Marriage, by its very nature, demands our own spiritual growth. For us to live with and love someone else “for better for worse, for richer for poorer, in sickness and in health”, requires that we learn to put his or her interests ahead of our own. Such love is a general biblical principle (Philippians 2:1–4), but the closeness and responsibilities of marriage give us an ideal setting to help us learn the real meaning of love.
By its very nature, marriage demands commitment, risk, and unselfish investment. For a couple to achieve the unity, love, and loyalty that God expects, they must take giant strides of personal growth. They must learn how and when to abandon personal rights so that they can experience the richness that comes when the true needs of others (not the selfish demands) are put before their own desires.
Marriage, by its very nature, demands our own spiritual growth.
As you and your spouse learn to love in this way, you become a window through which others can see the kingdom of God at work. As you surrender themselves to the Spirit and rule of God, you become exhibits of the kind of spirituality that God designed marriage to produce.
Your friends, children, and extended family will see the kind of faithful love, honesty, moral courage, true humility, incredible patience, and tender understanding that God can give in marriage. Instead of manipulative or fearful compliance, they will see honest caring and friendship.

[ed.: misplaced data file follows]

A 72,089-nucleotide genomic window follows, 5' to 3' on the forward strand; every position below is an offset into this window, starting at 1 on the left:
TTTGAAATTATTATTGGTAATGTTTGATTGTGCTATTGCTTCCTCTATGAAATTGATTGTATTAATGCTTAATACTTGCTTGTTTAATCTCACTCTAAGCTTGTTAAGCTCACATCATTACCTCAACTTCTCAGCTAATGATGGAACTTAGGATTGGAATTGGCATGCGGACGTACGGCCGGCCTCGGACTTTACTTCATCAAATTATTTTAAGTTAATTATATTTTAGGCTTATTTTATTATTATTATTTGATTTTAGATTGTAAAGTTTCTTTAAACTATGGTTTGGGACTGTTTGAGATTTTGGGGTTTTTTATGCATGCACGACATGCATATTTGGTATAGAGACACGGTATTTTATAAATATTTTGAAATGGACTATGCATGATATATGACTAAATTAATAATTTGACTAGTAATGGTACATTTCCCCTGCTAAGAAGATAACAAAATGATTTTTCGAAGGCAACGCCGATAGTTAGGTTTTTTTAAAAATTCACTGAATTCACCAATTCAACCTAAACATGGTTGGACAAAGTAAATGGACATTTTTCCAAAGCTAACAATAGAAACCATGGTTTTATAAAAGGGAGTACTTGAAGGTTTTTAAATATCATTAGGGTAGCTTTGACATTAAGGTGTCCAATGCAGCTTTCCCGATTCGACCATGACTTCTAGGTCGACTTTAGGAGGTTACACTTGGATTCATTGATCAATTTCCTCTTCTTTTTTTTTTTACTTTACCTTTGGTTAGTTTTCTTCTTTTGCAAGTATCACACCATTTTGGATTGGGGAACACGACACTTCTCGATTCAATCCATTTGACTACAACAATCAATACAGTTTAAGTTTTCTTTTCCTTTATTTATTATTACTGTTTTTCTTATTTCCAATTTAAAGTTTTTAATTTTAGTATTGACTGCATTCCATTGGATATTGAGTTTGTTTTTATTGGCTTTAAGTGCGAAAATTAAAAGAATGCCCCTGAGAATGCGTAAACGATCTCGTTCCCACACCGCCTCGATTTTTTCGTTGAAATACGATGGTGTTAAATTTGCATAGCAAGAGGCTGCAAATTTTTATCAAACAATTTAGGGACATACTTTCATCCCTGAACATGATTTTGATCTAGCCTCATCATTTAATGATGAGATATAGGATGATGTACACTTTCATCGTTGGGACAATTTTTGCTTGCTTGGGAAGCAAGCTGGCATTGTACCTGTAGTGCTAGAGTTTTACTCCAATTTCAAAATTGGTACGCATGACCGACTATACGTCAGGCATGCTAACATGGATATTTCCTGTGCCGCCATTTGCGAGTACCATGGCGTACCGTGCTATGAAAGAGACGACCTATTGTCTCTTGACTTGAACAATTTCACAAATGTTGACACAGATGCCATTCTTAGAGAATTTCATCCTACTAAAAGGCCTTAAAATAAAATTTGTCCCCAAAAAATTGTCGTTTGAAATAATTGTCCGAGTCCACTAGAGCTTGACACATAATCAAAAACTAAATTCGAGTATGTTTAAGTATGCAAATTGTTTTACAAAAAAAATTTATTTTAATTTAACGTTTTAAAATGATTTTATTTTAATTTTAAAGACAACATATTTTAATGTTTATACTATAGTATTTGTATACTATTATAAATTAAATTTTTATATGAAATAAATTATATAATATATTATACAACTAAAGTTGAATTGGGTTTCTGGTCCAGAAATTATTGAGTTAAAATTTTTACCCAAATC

God’s expectation 3: Marriage will place us under the mutual spirit of love.
The Bible makes it clear that when a man and woman join in marriage, they become one. And the controlling factor of their oneness is their mutual commitment to care for one another’s well-being for as long as they both live.
This commitment to love means that we must always be looking for positive ways to bring out the best in our mates. It also means that after dealing with our own faults and sins (Matthew 7:1–5), we will find timely and sensitive ways to discourage significant faults in one another.
With love comes the responsibility to do everything possible to bring out the best in a mate rather than the worst.
Proverbs 27:6 reminds us that to be faithful, a friend must sometimes say things that will be painful to hear. The Bible does not give permission to nag, harp, or harshly criticise one another; Proverbs says that it is better to live on the roof than in a big house with a brawling or contentious woman (21:9).
But, with love comes the responsibility to do everything possible to bring out the best in a mate rather than the worst. Love will not let us indulge the immorality or support the destructive addictions of our partner. As our God shows us by His own example, love is tough when circumstances call for it.